Oyamatsu Toshimitsu, head of the Golf Division of the company, describes the difficulty in ensuring that molds, the most important aspect in the manufacture of forged clubheads, are of high quality.
“Ensuring high-quality molds requires highly skilled craftspeople,” he stated. “I’ve heard that when we first started in the golf business, founder Endō Eimatsu found this to be the most difficult part of the process. Molds require a great deal of technical expertise. I’m proud to say that the precision of our molds, the result of enormous amounts of data and experience, are superior to those of our competitors in Taiwan and China.”
Two energy crises occurred during the 1970s, when Japan was experiencing its period of high economic growth. This led to cutbacks in the golf business, which had been in an upward swing up to that point.
In spite of falling performance in this sector, Endō Manufacturing remained aggressive in its pursuit of success. In 1975 the firm acquired Kyōtan Co., Ltd. as a subsidiary. Two years later, in 1977, the company established its own brand, Epon Golf. In his book, Endō Eimatsu wrote: “Our goal was to make such a mark on the industry that everyone would come to feel that without Endō Manufacturing, golfers couldn’t get their hands on high-quality clubs.” This is a testament to the strong commitment the company had at the time to ensuring that it would not merely be one of many subcontractors in the golf business.
Watabe Taishi, Endō Manufacturing’s current president, described the significance of Epon Golf as follows:
“Our company had accumulated a great deal of know-how over the years we produced OEM products, and Epon was a way to put it to the test. The materials and manufacturing processes we developed along the way then became assets that we could propose to clients. We believe that shifting our focus to dealing directly with customers in B to C relationships, rather than with other companies in B to B ties, helped us hone our skills in proposing manufacturing processes that really worked in the game to all our clients.”
Increasing the Company’s Competitiveness
In the 1990s titanium began to attract attention in the industry, and Endō Manufacturing found ways to successfully process and mass produce this difficult new material. Clubheads using forged titanium alloy and produced under contract with a few leading Japanese companies found success like no other previous product. Well-known manufacturers flocked to make deals with Endō Manufacturing for these parts.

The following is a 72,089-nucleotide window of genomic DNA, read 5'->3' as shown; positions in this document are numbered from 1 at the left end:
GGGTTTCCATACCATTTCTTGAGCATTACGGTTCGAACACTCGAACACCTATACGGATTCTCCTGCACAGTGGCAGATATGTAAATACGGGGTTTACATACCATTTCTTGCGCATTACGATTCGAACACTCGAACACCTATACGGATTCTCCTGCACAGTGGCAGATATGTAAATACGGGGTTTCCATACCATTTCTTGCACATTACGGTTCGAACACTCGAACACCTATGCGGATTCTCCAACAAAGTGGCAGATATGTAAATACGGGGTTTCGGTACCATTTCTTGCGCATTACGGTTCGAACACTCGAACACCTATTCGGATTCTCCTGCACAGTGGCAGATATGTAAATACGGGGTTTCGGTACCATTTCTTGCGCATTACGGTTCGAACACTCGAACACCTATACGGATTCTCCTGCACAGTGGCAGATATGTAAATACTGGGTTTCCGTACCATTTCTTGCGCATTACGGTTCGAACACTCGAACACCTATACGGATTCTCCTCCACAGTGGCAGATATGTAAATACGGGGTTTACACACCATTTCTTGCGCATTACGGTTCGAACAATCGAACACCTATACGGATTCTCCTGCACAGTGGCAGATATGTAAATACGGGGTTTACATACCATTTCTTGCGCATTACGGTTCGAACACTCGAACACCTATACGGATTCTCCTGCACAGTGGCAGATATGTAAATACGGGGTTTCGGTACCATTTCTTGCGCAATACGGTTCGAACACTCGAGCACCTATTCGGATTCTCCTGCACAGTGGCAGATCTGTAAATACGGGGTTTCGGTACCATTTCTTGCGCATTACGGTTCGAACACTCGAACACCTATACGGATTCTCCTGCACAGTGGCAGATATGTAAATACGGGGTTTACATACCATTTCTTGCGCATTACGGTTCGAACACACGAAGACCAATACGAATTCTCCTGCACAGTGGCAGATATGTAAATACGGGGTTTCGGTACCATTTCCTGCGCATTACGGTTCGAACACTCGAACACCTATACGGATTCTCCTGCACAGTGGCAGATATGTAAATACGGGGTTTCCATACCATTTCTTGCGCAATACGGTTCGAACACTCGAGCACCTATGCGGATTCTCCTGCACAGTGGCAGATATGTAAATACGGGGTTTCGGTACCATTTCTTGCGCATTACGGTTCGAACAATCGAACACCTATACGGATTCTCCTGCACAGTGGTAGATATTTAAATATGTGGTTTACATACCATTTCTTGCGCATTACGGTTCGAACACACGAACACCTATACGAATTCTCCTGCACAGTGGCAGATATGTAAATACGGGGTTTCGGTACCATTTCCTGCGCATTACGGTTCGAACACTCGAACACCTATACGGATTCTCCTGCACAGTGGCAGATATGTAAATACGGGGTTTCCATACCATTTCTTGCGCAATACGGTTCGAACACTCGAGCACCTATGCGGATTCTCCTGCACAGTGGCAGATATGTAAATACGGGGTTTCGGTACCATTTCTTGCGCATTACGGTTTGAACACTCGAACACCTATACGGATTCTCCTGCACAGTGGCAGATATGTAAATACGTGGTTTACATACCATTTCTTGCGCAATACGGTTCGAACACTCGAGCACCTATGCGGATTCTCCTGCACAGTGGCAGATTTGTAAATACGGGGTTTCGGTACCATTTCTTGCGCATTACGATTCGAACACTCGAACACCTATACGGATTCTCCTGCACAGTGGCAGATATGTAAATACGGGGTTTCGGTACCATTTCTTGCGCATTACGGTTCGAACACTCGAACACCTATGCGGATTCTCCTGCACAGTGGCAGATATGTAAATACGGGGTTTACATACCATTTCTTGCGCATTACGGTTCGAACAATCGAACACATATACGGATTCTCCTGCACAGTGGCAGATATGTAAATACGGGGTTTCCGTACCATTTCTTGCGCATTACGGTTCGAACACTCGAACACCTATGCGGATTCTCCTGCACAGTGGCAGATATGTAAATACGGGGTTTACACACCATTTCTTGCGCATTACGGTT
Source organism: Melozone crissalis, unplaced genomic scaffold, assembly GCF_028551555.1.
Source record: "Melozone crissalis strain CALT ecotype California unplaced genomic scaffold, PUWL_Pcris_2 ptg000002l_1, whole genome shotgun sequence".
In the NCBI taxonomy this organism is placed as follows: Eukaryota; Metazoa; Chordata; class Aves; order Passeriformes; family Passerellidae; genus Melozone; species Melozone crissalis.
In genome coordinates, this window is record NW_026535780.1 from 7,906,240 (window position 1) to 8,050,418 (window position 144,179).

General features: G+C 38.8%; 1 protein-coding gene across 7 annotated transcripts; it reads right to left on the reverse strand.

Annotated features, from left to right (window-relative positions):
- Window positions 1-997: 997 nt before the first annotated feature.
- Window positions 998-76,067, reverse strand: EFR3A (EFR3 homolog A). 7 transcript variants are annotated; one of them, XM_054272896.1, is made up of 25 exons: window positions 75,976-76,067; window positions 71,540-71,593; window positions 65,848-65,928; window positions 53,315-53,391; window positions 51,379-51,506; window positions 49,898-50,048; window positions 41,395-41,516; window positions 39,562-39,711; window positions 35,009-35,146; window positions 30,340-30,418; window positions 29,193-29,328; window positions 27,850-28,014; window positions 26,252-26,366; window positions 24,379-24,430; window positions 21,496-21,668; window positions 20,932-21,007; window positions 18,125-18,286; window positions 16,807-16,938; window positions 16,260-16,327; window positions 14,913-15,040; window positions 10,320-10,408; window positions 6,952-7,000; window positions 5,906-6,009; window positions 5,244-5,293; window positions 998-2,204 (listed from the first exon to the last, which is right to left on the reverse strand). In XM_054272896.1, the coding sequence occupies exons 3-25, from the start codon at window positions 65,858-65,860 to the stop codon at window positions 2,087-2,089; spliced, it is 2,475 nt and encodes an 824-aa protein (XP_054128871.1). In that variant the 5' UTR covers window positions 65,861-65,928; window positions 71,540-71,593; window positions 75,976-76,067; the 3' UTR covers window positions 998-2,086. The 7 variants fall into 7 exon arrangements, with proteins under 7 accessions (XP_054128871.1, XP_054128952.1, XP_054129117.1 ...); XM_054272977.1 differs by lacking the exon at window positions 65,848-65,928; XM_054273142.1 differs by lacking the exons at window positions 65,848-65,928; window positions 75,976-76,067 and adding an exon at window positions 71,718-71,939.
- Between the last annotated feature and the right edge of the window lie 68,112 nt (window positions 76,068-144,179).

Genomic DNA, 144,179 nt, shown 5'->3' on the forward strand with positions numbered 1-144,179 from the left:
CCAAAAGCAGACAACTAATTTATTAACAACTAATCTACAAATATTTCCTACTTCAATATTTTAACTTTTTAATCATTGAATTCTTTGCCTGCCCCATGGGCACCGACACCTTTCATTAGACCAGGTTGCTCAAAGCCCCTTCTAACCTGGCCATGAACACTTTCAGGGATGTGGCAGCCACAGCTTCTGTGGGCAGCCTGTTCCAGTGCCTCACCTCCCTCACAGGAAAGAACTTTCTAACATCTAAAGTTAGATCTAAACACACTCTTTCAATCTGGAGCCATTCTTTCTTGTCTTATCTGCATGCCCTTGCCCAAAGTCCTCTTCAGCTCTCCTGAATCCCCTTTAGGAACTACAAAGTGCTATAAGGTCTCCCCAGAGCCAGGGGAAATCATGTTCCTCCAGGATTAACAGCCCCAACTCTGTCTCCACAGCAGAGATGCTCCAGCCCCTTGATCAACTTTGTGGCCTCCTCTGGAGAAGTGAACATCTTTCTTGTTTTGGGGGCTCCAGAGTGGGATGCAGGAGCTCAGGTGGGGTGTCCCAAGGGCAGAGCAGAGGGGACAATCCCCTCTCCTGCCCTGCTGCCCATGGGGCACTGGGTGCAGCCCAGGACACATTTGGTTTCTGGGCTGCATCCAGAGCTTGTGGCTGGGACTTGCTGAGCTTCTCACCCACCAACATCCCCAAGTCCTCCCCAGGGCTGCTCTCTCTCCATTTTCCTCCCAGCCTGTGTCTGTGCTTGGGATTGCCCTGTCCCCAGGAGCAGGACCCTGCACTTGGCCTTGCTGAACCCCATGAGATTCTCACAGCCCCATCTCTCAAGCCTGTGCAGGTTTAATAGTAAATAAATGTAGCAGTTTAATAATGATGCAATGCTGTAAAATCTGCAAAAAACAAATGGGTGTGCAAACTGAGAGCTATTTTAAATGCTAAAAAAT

Subsequently, the company released one popular product after another, becoming a driving force in the industry. By then there was no other forged clubhead manufacturer in Japan that could boast the size and influence of Endō. But the rapid appreciation of the value of the yen in the mid-1980s and advances made in casting technologies enabled Chinese and Taiwanese manufacturers to compete more fiercely.
In the face of these new challenges, founder Endō Eimatsu made the decision to shift the manufacturing division of the company to Thailand. In addition to allowing the company to keep production costs down, this was an attractive move for the company thanks to low levels of anti-Japanese sentiment and political stability in Thailand.
At the same time that Endō met the challenges of launching its production operation overseas, it was solving another long-standing problem: finding a way to carry out the polishing and plating steps as a coherent part of the clubhead manufacturing process. Iron clubhead polishing requires a high degree of proficiency. Before figuring out how to do it competently, the firm produced large numbers of defective and unusable clubheads. But through persistent effort, Endō’s technicians mastered the technique and became able to produce clubheads they could be proud of. Endō Manufacturing finally had the ability to perform all the intricate processes necessary to produce clubheads without having to rely upon outsourcing for any of the steps.
While Endō Manufacturing’s casting technology may have improved, professional and advanced amateur golfers still prefer forged clubheads. As a result of its relentless pursuit of better and better technical skill since the time of its founding, and in spite of the fact that it is now a dominant force in the domestic golf club industry, the company is not resting on its laurels. It still maintains its traditional “Tsubame-Sanjō quality” even in its plant in Thailand.
Its business rivals remain Taiwanese and Chinese manufacturers that are under contract to produce OEM components with major US companies. Although Endō Manufacturing cannot match the sheer scale of its competitors, President Watabe remains proud of the superior quality of Endō’s products.
“I often hear from clients that the products we manufacture are of top quality, with almost no defects,” he says. “Although Taiwanese and Chinese manufacturers are making improvements in their technical skills, representatives from the contracting companies still have to visit the manufacturing sites in Taiwan or China to make sure that the quality is up to standards. They tell me that, in contrast, when they order products from our company they are confident we will do the job right without any supervision. Endō Manufacturing hopes to maintain that kind of trust as we move forward.”
(Originally published in Japanese. Banner photo: A master model, essential to the clubhead manufacturing process, being hand-filed by a skilled craftsperson. Photo courtesy of Endō Manufacturing.)